The new form of international production was by the development of multi-national companies, whilst the new form of international finance, initially took the form in Europe of Euro-dollars and Euro-bonds. Despite the existence of large temporary post-war nationalisation programmes in European countries, each of these developments weakened the national states control of commodity production, distribution and capital flows. By the 1970’s and 80’s capitalist activity in the UK and Europe was already dominated by multi-national companies and international financial arrangements. The treaty of Rome and the emergence of the European Free Trade Agreement (EFTA), the EEC, the EU and a single currency were the logical development of the needs of an expanding capitalism predicated upon peace between advanced capitalist countries.

6. Capital overwhelms the state.

So modern capitalism at the levels of production, commerce and finance, is now predominantly an international phenomena and is intertwined and inter-dependent. Its scale is so large it can overwhelm any national attempt to control or restrict its activities, within the present national system of politics. The massively inflated financial sector is particularly internationally fluid, has no physical borders to cross and thus is beyond the reach of national governments. For this reason, nationality no longer makes economic or financial sense for large-scale capital nor for labour. The division of labour created by capitalism is also international and workers in one country have for a long time been entirely dependent upon workers in other countries for their everyday needs. Nationalism and patriotism, continues to be promoted as an idea, but it is one which is reactionary and retrograde.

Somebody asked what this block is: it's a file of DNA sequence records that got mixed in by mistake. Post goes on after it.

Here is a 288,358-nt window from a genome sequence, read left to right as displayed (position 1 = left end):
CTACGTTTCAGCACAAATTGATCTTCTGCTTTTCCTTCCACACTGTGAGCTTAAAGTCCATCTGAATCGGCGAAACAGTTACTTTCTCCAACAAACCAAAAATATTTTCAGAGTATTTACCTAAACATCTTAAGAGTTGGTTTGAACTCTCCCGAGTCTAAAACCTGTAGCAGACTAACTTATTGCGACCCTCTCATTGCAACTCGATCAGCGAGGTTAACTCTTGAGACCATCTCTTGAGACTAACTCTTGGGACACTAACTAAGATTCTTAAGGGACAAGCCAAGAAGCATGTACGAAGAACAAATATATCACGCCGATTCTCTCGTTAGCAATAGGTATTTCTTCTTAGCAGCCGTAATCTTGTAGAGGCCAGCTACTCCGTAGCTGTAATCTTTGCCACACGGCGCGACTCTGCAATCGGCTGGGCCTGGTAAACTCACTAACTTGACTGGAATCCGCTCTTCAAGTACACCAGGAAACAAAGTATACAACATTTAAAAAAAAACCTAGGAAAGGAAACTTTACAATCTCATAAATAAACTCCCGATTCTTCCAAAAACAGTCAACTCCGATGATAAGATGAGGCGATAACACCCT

The owners and controllers of capital in each nation, therefore, no longer needed the nation-state for the full defence of their wealth accumulation against other national capitals. Henceforth their national armed forces represented just subordinate battalions of the International military regime of NATO, stimulated by the powerful military-industrial complex in the USA. National elites, however, need the nation state as a repressive means of control over their own citizens in defence of their wealth against the demands of their workers.  Hence the global relaxation of national controls on the movement of goods and finance and at the same time a tightening of national control upon the citizens of each country. Under the pretext of anti-terror, the governing elites of all capitalist countries have massively strengthened the states policing of communities and severely restricted the possibilities of protest and demonstration. Hence the shift in state emphasis from a degree of post-war paternalistic citizen protection to a stress on discipline and repression – a process which started in the UK as far back as 1964.